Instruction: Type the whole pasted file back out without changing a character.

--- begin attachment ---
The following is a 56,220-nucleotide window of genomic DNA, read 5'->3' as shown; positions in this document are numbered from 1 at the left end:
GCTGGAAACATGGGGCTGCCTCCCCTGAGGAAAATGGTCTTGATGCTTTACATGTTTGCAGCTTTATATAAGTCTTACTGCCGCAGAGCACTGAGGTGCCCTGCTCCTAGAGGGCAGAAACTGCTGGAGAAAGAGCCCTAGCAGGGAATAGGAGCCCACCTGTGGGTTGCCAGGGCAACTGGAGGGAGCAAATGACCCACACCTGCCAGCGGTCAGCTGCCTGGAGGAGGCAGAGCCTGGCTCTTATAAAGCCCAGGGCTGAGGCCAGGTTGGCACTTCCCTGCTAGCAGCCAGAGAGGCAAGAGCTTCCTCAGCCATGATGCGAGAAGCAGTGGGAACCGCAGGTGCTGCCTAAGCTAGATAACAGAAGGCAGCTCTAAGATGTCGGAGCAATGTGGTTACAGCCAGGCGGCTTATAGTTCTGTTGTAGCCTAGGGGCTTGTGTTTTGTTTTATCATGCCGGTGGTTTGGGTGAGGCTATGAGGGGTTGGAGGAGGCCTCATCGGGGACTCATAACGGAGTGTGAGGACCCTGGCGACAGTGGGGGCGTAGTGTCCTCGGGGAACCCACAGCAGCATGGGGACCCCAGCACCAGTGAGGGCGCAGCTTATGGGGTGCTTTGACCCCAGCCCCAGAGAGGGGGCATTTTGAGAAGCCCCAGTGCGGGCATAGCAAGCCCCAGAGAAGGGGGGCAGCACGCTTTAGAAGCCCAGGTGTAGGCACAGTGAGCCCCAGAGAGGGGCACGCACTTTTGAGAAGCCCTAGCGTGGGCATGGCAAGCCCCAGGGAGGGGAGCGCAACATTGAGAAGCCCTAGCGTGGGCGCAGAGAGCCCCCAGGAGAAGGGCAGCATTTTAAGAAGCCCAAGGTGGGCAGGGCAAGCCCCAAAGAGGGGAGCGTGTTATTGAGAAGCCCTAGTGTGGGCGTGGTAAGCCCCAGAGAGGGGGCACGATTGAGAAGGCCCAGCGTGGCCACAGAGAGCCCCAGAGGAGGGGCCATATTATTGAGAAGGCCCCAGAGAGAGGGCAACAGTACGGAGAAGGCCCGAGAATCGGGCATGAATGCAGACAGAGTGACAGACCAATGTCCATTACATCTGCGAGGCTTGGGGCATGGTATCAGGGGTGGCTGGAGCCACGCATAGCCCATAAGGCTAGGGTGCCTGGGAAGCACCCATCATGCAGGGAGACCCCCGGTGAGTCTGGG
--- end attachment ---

The following is a 56,220-nucleotide window of genomic DNA, read 5'->3' as shown; positions in this document are numbered from 1 at the left end:
GCTGGAAACATGGGGCTGCCTCCCCTGAGGAAAATGGTCTTGATGCTTTACATGTTTGCAGCTTTATATAAGTCTTACTGCCGCAGAGCACTGAGGTGCCCTGCTCCTAGAGGGCAGAAACTGCTGGAGAAAGAGCCCTAGCAGGGAATAGGAGCCCACCTGTGGGTTGCCAGGGCAACTGGAGGGAGCAAATGACCCACACCTGCCAGCGGTCAGCTGCCTGGAGGAGGCAGAGCCTGGCTCTTATAAAGCCCAGGGCTGAGGCCAGGTTGGCACTTCCCTGCTAGCAGCCAGAGAGGCAAGAGCTTCCTCAGCCATGATGCGAGAAGCAGTGGGAACCGCAGGTGCTGCCTAAGCTAGATAACAGAAGGCAGCTCTAAGATGTCGGAGCAATGTGGTTACAGCCAGGCGGCTTATAGTTCTGTTGTAGCCTAGGGGCTTGTGTTTTGTTTTATCATGCCGGTGGTTTGGGTGAGGCTATGAGGGGTTGGAGGAGGCCTCATCGGGGACTCATAACGGAGTGTGAGGACCCTGGCGACAGTGGGGGCGTAGTGTCCTCGGGGAACCCACAGCAGCATGGGGACCCCAGCACCAGTGAGGGCGCAGCTTATGGGGTGCTTTGACCCCAGCCCCAGAGAGGGGGCATTTTGAGAAGCCCCAGTGCGGGCATAGCAAGCCCCAGAGAAGGGGGGCAGCACGCTTTAGAAGCCCAGGTGTAGGCACAGTGAGCCCCAGAGAGGGGCACGCACTTTTGAGAAGCCCTAGCGTGGGCATGGCAAGCCCCAGGGAGGGGAGCGCAACATTGAGAAGCCCTAGCGTGGGCGCAGAGAGCCCCCAGGAGAAGGGCAGCATTTTAAGAAGCCCAAGGTGGGCAGGGCAAGCCCCAAAGAGGGGAGCGTGTTATTGAGAAGCCCTAGTGTGGGCGTGGTAAGCCCCAGAGAGGGGGCACGATTGAGAAGGCCCAGCGTGGCCACAGAGAGCCCCAGAGGAGGGGCCATATTATTGAGAAGGCCCCAGAGAGAGGGCAACAGTACGGAGAAGGCCCGAGAATCGGGCATGAATGCAGACAGAGTGACAGACCAATGTCCATTACATCTGCGAGGCTTGGGGCATGGTATCAGGGGTGGCTGGAGCCACGCATAGCCCATAAGGCTAGGGTGCCTGGGAAGCACCCATCATGCAGGGAGACCCCCGGTGAGTCTGGG